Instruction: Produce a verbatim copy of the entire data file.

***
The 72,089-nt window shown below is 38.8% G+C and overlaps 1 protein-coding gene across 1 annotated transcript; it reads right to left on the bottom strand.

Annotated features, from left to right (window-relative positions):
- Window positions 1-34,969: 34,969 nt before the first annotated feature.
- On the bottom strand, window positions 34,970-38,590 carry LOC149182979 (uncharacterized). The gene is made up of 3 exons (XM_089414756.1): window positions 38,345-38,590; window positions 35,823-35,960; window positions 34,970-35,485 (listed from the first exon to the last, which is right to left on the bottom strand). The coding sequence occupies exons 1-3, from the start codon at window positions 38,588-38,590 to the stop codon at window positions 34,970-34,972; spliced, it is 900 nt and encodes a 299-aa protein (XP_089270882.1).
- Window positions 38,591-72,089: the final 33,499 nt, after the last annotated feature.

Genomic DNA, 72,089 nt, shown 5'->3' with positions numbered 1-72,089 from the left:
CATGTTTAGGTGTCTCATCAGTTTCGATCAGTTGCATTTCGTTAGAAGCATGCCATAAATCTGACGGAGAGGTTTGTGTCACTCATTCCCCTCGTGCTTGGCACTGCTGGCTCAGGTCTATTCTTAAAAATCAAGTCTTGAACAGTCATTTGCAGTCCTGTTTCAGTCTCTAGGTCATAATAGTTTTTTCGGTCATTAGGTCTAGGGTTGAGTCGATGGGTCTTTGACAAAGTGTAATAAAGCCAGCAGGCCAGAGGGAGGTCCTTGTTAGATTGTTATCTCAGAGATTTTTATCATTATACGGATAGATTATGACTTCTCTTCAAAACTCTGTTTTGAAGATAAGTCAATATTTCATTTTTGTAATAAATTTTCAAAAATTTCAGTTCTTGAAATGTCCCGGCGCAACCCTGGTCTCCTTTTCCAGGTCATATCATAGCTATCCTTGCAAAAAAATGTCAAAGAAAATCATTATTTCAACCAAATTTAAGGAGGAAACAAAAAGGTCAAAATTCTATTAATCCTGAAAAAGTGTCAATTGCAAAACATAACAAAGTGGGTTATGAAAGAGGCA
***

The 72,089-nt window shown below is 38.8% G+C and overlaps 1 protein-coding gene across 1 annotated transcript; it reads right to left on the bottom strand.

Annotated features, from left to right (window-relative positions):
- Window positions 1-34,969: 34,969 nt before the first annotated feature.
- On the bottom strand, window positions 34,970-38,590 carry LOC149182979 (uncharacterized). The gene is made up of 3 exons (XM_089414756.1): window positions 38,345-38,590; window positions 35,823-35,960; window positions 34,970-35,485 (listed from the first exon to the last, which is right to left on the bottom strand). The coding sequence occupies exons 1-3, from the start codon at window positions 38,588-38,590 to the stop codon at window positions 34,970-34,972; spliced, it is 900 nt and encodes a 299-aa protein (XP_089270882.1).
- Window positions 38,591-72,089: the final 33,499 nt, after the last annotated feature.

Genomic DNA, 72,089 nt, shown 5'->3' with positions numbered 1-72,089 from the left:
CATGTTTAGGTGTCTCATCAGTTTCGATCAGTTGCATTTCGTTAGAAGCATGCCATAAATCTGACGGAGAGGTTTGTGTCACTCATTCCCCTCGTGCTTGGCACTGCTGGCTCAGGTCTATTCTTAAAAATCAAGTCTTGAACAGTCATTTGCAGTCCTGTTTCAGTCTCTAGGTCATAATAGTTTTTTCGGTCATTAGGTCTAGGGTTGAGTCGATGGGTCTTTGACAAAGTGTAATAAAGCCAGCAGGCCAGAGGGAGGTCCTTGTTAGATTGTTATCTCAGAGATTTTTATCATTATACGGATAGATTATGACTTCTCTTCAAAACTCTGTTTTGAAGATAAGTCAATATTTCATTTTTGTAATAAATTTTCAAAAATTTCAGTTCTTGAAATGTCCCGGCGCAACCCTGGTCTCCTTTTCCAGGTCATATCATAGCTATCCTTGCAAAAAAATGTCAAAGAAAATCATTATTTCAACCAAATTTAAGGAGGAAACAAAAAGGTCAAAATTCTATTAATCCTGAAAAAGTGTCAATTGCAAAACATAACAAAGTGGGTTATGAAAGAGGCA